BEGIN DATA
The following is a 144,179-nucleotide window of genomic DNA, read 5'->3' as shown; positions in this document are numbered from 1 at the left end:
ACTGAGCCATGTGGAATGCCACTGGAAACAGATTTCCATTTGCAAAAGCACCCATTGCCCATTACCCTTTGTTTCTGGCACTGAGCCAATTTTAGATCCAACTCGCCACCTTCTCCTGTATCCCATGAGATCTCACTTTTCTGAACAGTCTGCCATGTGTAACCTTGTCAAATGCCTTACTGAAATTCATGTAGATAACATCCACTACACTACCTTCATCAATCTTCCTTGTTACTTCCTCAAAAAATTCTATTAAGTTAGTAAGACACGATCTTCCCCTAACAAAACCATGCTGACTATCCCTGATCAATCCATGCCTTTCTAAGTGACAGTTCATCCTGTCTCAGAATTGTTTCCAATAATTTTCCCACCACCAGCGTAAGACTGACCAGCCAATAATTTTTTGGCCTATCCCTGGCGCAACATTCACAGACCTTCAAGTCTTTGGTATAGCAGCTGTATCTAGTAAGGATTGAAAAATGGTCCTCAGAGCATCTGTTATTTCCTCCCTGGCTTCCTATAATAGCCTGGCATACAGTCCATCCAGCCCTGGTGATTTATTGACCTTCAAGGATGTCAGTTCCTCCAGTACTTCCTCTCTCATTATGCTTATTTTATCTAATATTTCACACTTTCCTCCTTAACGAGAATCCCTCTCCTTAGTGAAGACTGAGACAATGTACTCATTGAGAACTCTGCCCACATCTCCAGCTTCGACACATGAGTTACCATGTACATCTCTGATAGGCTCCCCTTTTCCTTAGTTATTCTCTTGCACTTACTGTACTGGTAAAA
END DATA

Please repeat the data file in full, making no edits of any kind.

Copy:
The following is a 144,179-nucleotide window of genomic DNA, read 5'->3' as shown; positions in this document are numbered from 1 at the left end:
ACTGAGCCATGTGGAATGCCACTGGAAACAGATTTCCATTTGCAAAAGCACCCATTGCCCATTACCCTTTGTTTCTGGCACTGAGCCAATTTTAGATCCAACTCGCCACCTTCTCCTGTATCCCATGAGATCTCACTTTTCTGAACAGTCTGCCATGTGTAACCTTGTCAAATGCCTTACTGAAATTCATGTAGATAACATCCACTACACTACCTTCATCAATCTTCCTTGTTACTTCCTCAAAAAATTCTATTAAGTTAGTAAGACACGATCTTCCCCTAACAAAACCATGCTGACTATCCCTGATCAATCCATGCCTTTCTAAGTGACAGTTCATCCTGTCTCAGAATTGTTTCCAATAATTTTCCCACCACCAGCGTAAGACTGACCAGCCAATAATTTTTTGGCCTATCCCTGGCGCAACATTCACAGACCTTCAAGTCTTTGGTATAGCAGCTGTATCTAGTAAGGATTGAAAAATGGTCCTCAGAGCATCTGTTATTTCCTCCCTGGCTTCCTATAATAGCCTGGCATACAGTCCATCCAGCCCTGGTGATTTATTGACCTTCAAGGATGTCAGTTCCTCCAGTACTTCCTCTCTCATTATGCTTATTTTATCTAATATTTCACACTTTCCTCCTTAACGAGAATCCCTCTCCTTAGTGAAGACTGAGACAATGTACTCATTGAGAACTCTGCCCACATCTCCAGCTTCGACACATGAGTTACCATGTACATCTCTGATAGGCTCCCCTTTTCCTTAGTTATTCTCTTGCACTTACTGTACTGGTAAAA